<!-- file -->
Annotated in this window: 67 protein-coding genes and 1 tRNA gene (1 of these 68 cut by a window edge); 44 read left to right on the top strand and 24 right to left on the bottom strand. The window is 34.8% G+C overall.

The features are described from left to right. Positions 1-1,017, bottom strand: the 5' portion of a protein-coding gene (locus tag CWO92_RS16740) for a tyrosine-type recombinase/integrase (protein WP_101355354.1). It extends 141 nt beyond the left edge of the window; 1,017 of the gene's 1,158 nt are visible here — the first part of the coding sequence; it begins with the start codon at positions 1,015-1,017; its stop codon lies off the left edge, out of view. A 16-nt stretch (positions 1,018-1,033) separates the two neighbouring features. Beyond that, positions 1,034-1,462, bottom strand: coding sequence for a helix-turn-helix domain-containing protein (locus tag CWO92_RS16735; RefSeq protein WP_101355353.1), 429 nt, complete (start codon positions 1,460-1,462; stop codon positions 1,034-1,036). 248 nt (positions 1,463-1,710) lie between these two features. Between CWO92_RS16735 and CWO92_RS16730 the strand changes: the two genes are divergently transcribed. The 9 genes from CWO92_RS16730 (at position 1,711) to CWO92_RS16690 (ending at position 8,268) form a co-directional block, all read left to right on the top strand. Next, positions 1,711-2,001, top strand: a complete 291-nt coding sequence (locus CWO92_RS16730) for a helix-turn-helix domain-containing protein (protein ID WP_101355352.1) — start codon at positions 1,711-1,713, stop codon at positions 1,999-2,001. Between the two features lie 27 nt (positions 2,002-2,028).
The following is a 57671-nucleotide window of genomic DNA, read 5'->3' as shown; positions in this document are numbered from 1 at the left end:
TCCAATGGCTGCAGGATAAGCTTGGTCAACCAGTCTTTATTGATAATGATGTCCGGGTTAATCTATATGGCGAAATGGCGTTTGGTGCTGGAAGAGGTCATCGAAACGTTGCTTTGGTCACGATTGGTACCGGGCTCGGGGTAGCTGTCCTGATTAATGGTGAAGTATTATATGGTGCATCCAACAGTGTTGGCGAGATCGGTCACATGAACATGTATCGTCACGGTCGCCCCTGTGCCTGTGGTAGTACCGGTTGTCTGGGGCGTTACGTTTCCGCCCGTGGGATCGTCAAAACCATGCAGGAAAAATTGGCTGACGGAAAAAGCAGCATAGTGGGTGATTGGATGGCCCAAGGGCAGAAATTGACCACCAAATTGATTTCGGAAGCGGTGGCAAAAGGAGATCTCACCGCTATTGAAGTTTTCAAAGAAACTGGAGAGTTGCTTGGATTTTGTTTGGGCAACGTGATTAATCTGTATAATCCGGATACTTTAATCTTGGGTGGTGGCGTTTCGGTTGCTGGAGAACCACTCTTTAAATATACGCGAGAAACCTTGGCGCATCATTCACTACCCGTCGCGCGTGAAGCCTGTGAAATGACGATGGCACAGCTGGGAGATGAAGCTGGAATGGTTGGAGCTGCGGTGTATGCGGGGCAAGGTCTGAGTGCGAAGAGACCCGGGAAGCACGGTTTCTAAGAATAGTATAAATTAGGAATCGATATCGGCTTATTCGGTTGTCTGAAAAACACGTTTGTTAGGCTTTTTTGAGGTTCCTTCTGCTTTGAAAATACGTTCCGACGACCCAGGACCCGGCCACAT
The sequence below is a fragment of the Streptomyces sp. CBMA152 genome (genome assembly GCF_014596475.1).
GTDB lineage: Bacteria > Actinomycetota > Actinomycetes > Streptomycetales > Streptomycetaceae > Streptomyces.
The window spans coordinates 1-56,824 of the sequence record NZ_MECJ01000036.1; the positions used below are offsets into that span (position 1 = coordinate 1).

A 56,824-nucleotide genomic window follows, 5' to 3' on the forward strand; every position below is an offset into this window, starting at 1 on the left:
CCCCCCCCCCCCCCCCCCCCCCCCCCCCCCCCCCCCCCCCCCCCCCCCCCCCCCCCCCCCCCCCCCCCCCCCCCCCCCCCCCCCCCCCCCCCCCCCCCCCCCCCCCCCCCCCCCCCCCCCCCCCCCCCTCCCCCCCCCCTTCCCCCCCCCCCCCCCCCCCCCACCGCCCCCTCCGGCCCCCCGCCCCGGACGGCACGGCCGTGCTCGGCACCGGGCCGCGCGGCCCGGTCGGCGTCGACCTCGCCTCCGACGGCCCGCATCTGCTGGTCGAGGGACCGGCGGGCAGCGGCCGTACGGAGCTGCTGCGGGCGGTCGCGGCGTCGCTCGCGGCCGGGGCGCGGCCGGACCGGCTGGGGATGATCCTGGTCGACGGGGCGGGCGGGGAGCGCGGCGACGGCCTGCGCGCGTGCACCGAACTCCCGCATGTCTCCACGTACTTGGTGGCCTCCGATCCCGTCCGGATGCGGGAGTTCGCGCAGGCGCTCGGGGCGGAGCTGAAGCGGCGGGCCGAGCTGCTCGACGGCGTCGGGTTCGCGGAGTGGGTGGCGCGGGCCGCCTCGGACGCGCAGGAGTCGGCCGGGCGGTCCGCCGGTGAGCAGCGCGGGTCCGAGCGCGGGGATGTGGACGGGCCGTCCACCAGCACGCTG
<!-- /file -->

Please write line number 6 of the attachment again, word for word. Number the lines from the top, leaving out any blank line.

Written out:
GTDB lineage: Bacteria > Actinomycetota > Actinomycetes > Streptomycetales > Streptomycetaceae > Streptomyces.